This is a must have app for Android
Desktop thermal transfer printer with UPS Worldship support. These things are reliable, printed several labels a week for a few years after buying it used. Thermal transfer device can get dust on it and need to be wiped off occasionally.
2020 Update: CUPS has updated and the options below are no longer necessary. Simply setup with EPL2 driver and go.
Linux support is frustating but completely fixable. The printer will print out of the box with Zebra ZPL print driver. The prints will look poor and barcodes will be terrible and likely unreadable. The fix is to use the CenterOfPixel option when printing :
lpr -P printer -o CenterOfPixel pathtofile.
Prints will look just like they do on Windows. You can add this option as default in the .ppd file in /etc/cups/ppd for this printer by adding
*OpenUI *CenterOfPixel/Center Of Pixel: PickOne
*OrderDependency: 20 AnySetup *CenterOfPixel
*CenterOfPixel true/true: “”
*CenterOfPixel false/false: “”
to the .ppd file.
Printing UPS labels from a browser using UPS Thermal Printing Script requires the printer is setup with a raw queue. When adding the printer, click on generic driver then raw. Print normally and the script will take care of the rest. Label prints perfectly.
Printer is dead reliable, supported by Linux
Monoprice Maker Select V2 is a near direct copy of a Wanhao Duplicator i3. This printer optimizes the i3 design for mass production using steel sections for the frame and electronic housing. Notable for coming nearly assembled and the low price(269.99 as of 11/2018).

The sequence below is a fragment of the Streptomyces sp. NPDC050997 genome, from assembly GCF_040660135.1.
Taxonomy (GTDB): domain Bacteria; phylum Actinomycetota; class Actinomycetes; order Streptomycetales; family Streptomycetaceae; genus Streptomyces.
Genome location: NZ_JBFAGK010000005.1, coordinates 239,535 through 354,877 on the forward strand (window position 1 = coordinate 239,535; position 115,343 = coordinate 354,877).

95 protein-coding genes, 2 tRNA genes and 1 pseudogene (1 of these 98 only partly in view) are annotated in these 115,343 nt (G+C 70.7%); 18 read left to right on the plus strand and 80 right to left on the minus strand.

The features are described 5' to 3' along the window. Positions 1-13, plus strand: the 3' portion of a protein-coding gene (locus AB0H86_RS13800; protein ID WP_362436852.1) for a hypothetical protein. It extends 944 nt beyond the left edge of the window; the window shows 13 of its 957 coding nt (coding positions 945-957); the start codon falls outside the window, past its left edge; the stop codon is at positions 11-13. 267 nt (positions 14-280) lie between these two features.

Involves screwing the steel upright to the x axis and running some cables, quite easy.
The steel frame is quite sturdy, better than Original Prusas on the Z axis. Bed works well at first, but you’ll find the adhesive surface on top wears out rather quickly and entire bed assembly is poorly designed. Spoolholder is basic and too small for spools from Monoprice.
Tested with Monoprice PLA, printing went well at first with suprisingly good print quality. Over time, printing becomes more frustrating. The bed surface will need to changed frequently if printing regularly. The bed has become less true forcing me to use rafts and only use a 2"x2" square in the middle of the bed to get quality parts. Dimensional accuracy in the X and Y axes seemed to suffer scaling issues where it would undershoot dimensions.
I used Cura and Repetier to slice and control the printer. I recall everything working fine once setup. I had to pull printing profiles from the gcode on the sd card that came with the printer. The printer size and connection details had to be filled in to the host software. Acceleration/jerk limits were terrible, the frame would develop z wobble sometimes even though the frame is overbuilt to the point this shouldn’t be an issue.
There are many suggested fixes included for the common bed leveling issue. Locknuts for the thumbscrews, sturdier x axis carrier and replacing the bed with a PEI build surface. Also, a I’ve seen a MOSFET mod recommended as there’s reports the bed heater can overload a connector and possibly start a fire. Reportedly, implementing these fixes will make this a good printer.
This is a decent printer for playing with 3D printing at a low price. If you want it to be a reliable machine, you’ll need to tweak many things to get there.
Spool created by Slant 3D to optimize the masterspool idea of a 2 piece reusable spool that accepts spoolless filament refills. The Slant Spool’s main change is switching from a threaded locking mechanism to a 1/4 turn mechanism and it works exactly as advertised. The mechanism change also allows both sides to be identical which simplifies printing and upkeep. The solid portion on the outside of the reel is perfect for the filament id sticker that comes with the refills. Lastly, there’s filament sized holes in the outside of the reel to hold the loose end when you’re not using the filament.